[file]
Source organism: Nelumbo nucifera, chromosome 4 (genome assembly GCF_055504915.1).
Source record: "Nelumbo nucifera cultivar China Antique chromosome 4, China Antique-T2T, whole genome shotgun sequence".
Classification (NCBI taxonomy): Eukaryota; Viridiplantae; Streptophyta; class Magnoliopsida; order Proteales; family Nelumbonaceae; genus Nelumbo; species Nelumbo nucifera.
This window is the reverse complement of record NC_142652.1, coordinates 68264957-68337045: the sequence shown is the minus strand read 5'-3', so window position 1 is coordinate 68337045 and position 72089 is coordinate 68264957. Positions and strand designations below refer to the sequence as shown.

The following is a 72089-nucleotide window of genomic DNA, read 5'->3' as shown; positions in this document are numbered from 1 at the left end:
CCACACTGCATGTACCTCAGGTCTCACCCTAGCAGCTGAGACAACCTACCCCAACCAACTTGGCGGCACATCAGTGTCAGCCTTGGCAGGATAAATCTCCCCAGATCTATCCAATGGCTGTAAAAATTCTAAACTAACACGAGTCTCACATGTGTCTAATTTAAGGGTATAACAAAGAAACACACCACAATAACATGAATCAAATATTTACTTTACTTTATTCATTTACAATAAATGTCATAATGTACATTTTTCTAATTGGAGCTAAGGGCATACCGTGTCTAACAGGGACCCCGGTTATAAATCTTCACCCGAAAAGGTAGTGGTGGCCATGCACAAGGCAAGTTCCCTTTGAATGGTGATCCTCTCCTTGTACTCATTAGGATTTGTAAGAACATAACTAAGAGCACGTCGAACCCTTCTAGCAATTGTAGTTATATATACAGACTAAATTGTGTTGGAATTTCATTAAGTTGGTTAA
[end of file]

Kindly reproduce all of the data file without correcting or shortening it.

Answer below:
Source organism: Nelumbo nucifera, chromosome 4 (genome assembly GCF_055504915.1).
Source record: "Nelumbo nucifera cultivar China Antique chromosome 4, China Antique-T2T, whole genome shotgun sequence".
Classification (NCBI taxonomy): Eukaryota; Viridiplantae; Streptophyta; class Magnoliopsida; order Proteales; family Nelumbonaceae; genus Nelumbo; species Nelumbo nucifera.
This window is the reverse complement of record NC_142652.1, coordinates 68264957-68337045: the sequence shown is the minus strand read 5'-3', so window position 1 is coordinate 68337045 and position 72089 is coordinate 68264957. Positions and strand designations below refer to the sequence as shown.

The following is a 72089-nucleotide window of genomic DNA, read 5'->3' as shown; positions in this document are numbered from 1 at the left end:
CCACACTGCATGTACCTCAGGTCTCACCCTAGCAGCTGAGACAACCTACCCCAACCAACTTGGCGGCACATCAGTGTCAGCCTTGGCAGGATAAATCTCCCCAGATCTATCCAATGGCTGTAAAAATTCTAAACTAACACGAGTCTCACATGTGTCTAATTTAAGGGTATAACAAAGAAACACACCACAATAACATGAATCAAATATTTACTTTACTTTATTCATTTACAATAAATGTCATAATGTACATTTTTCTAATTGGAGCTAAGGGCATACCGTGTCTAACAGGGACCCCGGTTATAAATCTTCACCCGAAAAGGTAGTGGTGGCCATGCACAAGGCAAGTTCCCTTTGAATGGTGATCCTCTCCTTGTACTCATTAGGATTTGTAAGAACATAACTAAGAGCACGTCGAACCCTTCTAGCAATTGTAGTTATATATACAGACTAAATTGTGTTGGAATTTCATTAAGTTGGTTAA